Plasticity Forum invites industry to join the conversation on reducing plastic waste

By: 
September 09, 2019

The prospect of attending a global confab dedicated to finding solutions to the plastic waste problem typically has plastics industry professionals reaching for their flak jackets, given the us-versus-them dynamic that tends to drive these events. Maybe, just maybe, the Plasticity Forum is different. Founder Doug Woodring certainly frames it that way.

Plasticity logo

The one-day, collaborative “Ted Talks” format eschews a confrontational approach, favoring “sustainability concepts that are relevant to today’s business world,” as the organization states on its website. Twelve such forums have been held in cities around the world since 2012; the next one is scheduled for Bangkok on Nov. 12, 2019, as part of the Sea of Solutions week, convened by the United Nations Environment Program and Coordinating Body on the Seas of Southeast Asia. 

Woodring is also the founder of the Ocean Recovery Alliance, which is dedicated to reducing plastic pollution on land and water by engaging governments, industry and communities in creating strategic solutions. He has received the Prince’s Prize for Innovative Philanthropy from Prince Albert of Monaco in recognition of his work. Woodring has an impressive resume that shows a sincere, deeply rooted commitment to his cause without vilifying the plastics industry en masse. In fact, Woodring seeks an inclusive approach to “solving the complex plastics puzzle. We need to bring together all of the players to get to a circular system,” he told PlasticsToday.

'“The Plasticity Forum is not just about recycling, brand identification or fundraising, but a way to bring together many of the sectors in the plastic ‘food chain’ that typically don’t meet each other,” Woodring said. He characterizes the conversations at these events as a “deeper dive” into the plastic sustainability issue than one might encounter at most discussions involving corporate social responsibility. The Plasticity dialogue involves “practitioners across many aspects of the value chain, many of whom end up forming collaborations amongst each other,” said Woodring, stressing that the forum is a business-friendly environment. “We don’t talk about the ‘plastics problem,’ per se. We’re not talking about plastics replacement or bans. We’re all adults here—this is an upstream business-to-business discussion that is looking for ways to prevent plastic from becoming trash and bringing value to its second life,” Woodring told PlasticsToday.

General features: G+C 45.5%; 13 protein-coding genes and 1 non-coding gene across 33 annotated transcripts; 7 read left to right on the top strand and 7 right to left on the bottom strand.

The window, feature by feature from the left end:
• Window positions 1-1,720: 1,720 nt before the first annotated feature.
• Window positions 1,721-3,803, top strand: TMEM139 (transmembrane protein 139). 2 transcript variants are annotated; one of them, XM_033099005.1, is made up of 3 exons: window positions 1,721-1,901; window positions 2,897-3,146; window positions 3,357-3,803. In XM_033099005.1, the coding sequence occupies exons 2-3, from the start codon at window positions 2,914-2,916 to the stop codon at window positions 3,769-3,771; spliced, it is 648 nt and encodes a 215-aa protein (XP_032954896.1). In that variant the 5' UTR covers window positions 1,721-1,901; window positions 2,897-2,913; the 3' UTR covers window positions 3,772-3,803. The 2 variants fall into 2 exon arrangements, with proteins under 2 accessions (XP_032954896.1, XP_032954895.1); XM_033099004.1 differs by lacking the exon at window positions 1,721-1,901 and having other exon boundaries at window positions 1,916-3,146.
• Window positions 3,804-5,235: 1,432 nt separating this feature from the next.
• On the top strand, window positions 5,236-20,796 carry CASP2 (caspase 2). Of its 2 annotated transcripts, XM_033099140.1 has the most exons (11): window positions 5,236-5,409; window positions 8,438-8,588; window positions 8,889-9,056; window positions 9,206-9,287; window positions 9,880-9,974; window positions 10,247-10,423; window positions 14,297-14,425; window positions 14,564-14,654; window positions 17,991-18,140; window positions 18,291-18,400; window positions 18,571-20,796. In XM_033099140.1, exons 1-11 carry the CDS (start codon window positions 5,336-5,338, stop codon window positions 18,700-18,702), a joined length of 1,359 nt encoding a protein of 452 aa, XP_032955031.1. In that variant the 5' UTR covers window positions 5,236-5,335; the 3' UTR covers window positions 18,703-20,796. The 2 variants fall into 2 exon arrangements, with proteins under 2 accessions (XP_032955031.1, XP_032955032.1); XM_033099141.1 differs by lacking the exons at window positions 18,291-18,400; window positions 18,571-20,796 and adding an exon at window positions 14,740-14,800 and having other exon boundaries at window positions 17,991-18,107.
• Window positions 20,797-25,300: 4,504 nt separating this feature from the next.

Indeed, brand owners and companies in the plastics chain have embraced the event over the years. The Plasticity Forum is endorsed by the World Plastics Council, and the American Chemistry Council along with companies such as Dow, BASF, Covestro, HP and Coca-Cola have participated at past events. The sponsors and supporters change as the forum moves around the world.

“Industry has woken up to the problem and is now looking at how to deploy solutions,” said Woodring, and the Plasticity Forum sits at that juncture.

For more information about the Bangkok event, visit the website.

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